What does the human infrastructure look like for AdWords success?
There are a number of different skills required to make customer acquisition via Google work. The people don’t individually require a lot of time, so much of this can be outsourced or managed part-time. The skill set includes:
1) an all-around front-end web developer who can handle a wide variety implementations and relatively simple integrations. If you do not have a full-time position for such, then I recommend getting a freelancer who is available when you need. Get people who are curious and willing to learn.
2) a strong graphic designer who can comment/edit designs
3) Search Engine Optimisation strategic advisor (for SEO, or non-paid Google searches) who can guide strategy and comment on improvements (onsite SEO)
4) a Social Media manager who can regularly update social media accounts, including Google My Business and deal with customer reviews (offsite SEO)
5) an Adwords manager/agency if you are running Adwords. Unless the account is very large, it’s unlikely to be done well in-house
6) Google Analytics know-how to pick up on insights - this just requires some curiosity and willingness to learn
How do I know if Adwords relevant to my business?
There are some simple rules to ask yourself:
Do your direct competitors use Adwords? If so then probably yes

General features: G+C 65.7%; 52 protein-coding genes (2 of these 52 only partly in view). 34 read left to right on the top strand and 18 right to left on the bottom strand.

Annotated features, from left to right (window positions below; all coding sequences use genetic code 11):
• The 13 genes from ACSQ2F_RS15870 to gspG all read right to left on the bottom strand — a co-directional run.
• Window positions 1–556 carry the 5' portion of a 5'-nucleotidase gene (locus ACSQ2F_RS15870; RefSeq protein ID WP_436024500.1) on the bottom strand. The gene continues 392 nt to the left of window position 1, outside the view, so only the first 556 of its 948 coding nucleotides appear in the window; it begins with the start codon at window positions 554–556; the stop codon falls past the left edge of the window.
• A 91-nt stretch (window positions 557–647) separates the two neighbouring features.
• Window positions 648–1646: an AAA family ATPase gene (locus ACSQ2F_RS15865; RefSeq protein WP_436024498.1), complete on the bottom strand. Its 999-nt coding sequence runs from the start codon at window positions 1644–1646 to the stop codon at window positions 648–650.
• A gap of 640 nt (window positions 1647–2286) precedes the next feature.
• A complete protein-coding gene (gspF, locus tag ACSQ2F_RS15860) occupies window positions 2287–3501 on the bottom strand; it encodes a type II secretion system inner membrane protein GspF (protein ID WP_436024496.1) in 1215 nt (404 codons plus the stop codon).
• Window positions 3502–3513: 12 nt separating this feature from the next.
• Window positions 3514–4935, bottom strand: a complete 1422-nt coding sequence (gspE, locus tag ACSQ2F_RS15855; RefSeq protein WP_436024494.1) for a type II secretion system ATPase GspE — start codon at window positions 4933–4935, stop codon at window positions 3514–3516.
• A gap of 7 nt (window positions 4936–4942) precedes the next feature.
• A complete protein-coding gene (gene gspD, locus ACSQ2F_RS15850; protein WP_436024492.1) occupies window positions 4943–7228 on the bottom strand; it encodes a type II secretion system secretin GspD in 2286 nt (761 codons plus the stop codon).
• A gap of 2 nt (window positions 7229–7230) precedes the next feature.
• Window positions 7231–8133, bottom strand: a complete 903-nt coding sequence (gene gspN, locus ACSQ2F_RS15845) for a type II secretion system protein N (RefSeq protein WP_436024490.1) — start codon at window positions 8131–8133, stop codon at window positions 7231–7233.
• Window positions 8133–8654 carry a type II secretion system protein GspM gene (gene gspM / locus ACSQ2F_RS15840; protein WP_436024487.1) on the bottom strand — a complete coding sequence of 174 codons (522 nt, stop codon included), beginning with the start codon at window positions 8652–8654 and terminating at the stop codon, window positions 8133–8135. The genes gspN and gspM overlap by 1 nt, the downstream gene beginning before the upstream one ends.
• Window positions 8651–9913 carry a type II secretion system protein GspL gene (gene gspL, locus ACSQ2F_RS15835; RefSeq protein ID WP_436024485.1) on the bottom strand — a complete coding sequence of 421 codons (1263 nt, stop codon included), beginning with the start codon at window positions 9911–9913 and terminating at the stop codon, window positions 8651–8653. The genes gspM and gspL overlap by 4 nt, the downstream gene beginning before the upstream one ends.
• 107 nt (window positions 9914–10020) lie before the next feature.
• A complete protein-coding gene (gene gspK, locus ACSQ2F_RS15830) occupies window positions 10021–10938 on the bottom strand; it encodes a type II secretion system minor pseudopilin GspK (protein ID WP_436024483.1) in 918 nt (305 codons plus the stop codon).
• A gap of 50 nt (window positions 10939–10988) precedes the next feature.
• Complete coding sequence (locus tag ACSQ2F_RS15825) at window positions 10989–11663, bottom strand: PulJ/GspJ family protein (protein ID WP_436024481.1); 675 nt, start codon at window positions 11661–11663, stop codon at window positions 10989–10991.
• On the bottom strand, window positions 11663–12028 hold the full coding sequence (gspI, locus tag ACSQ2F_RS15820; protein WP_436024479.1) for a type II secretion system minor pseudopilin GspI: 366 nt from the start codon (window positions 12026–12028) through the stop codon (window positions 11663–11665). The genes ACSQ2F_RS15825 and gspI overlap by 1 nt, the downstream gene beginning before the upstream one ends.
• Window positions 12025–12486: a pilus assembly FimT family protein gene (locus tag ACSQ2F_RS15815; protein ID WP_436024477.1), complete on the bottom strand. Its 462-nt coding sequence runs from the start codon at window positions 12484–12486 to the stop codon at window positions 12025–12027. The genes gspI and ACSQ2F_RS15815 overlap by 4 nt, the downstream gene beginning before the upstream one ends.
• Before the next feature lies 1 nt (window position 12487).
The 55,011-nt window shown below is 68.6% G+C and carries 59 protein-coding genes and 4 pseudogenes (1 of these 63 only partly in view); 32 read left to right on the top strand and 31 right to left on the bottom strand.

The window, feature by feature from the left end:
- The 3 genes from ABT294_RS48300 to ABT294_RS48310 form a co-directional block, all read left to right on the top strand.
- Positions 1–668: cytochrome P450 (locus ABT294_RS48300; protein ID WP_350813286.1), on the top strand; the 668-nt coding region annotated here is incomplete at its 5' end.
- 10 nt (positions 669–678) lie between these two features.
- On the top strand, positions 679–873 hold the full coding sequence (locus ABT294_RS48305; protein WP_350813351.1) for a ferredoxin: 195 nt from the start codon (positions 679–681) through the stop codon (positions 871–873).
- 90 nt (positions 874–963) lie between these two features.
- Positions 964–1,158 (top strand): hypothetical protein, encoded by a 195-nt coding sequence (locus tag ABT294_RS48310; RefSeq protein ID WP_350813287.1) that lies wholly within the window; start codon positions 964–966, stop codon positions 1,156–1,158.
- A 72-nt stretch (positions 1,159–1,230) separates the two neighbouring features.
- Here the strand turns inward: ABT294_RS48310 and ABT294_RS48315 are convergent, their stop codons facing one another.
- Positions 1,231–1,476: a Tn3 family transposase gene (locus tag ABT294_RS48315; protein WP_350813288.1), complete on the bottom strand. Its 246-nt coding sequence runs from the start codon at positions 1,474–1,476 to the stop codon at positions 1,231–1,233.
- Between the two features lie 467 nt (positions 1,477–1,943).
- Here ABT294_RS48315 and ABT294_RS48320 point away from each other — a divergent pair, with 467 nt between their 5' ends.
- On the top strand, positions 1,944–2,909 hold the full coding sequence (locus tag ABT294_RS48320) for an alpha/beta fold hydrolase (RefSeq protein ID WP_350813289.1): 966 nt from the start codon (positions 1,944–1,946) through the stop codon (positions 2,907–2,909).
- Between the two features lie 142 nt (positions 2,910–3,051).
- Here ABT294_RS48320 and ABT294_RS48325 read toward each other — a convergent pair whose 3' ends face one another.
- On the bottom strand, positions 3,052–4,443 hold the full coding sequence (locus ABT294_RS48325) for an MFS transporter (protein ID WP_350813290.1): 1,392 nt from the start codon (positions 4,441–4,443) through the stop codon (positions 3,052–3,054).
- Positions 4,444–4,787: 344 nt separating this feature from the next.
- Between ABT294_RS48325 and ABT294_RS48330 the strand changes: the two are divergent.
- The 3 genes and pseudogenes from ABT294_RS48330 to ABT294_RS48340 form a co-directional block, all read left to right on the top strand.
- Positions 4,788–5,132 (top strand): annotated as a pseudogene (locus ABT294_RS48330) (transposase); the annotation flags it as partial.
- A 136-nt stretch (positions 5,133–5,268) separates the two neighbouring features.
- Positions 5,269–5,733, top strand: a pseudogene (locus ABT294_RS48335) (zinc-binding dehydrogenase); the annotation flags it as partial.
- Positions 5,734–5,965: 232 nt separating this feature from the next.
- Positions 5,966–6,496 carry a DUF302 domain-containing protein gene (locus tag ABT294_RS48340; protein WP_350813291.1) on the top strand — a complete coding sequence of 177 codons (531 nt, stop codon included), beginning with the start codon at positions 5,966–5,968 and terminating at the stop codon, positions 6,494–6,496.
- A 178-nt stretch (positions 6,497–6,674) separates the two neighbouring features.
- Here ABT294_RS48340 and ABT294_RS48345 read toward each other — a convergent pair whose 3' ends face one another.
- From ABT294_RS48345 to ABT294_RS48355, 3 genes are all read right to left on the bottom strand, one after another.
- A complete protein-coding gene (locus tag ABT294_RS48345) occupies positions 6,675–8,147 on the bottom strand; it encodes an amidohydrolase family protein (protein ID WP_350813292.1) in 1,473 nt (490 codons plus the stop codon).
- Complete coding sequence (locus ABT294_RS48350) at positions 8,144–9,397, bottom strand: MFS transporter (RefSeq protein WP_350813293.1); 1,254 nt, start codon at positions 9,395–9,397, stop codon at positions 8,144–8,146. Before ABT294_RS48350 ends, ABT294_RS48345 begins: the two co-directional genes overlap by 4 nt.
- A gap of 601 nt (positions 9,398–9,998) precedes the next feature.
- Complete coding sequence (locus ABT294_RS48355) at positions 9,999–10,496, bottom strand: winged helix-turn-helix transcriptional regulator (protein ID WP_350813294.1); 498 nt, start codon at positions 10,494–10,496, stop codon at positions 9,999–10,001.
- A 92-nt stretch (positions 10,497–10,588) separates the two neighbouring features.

Are you a business to consumer (B2C) business, then probably yes
Are you selling to small businesses, then probably yes
If you are selling only to medium/larger businesses, then it depends. Are your search queries “unique” to your target customers, meaning they are not used by other adjacent industries or smaller customers? If so then probably yes; if there is overlap then probably not.
What is the most interesting part of your work?
I love seeing the end-to-end process of business owners building their businesses using an efficient Adwords/SEO channel to grow profitably. Entrepreneurs can quickly marshall multiple functions within the business to drive growth and results, usually more effectively than larger companies and I love to be part of making this happen. The iterative process of optimising user experience and Adwords campaigns to drive sales is very effective when done correctly. This results in some great, long-term relationships that I really enjoy.
What is a Google Premier Partner and how did you become one?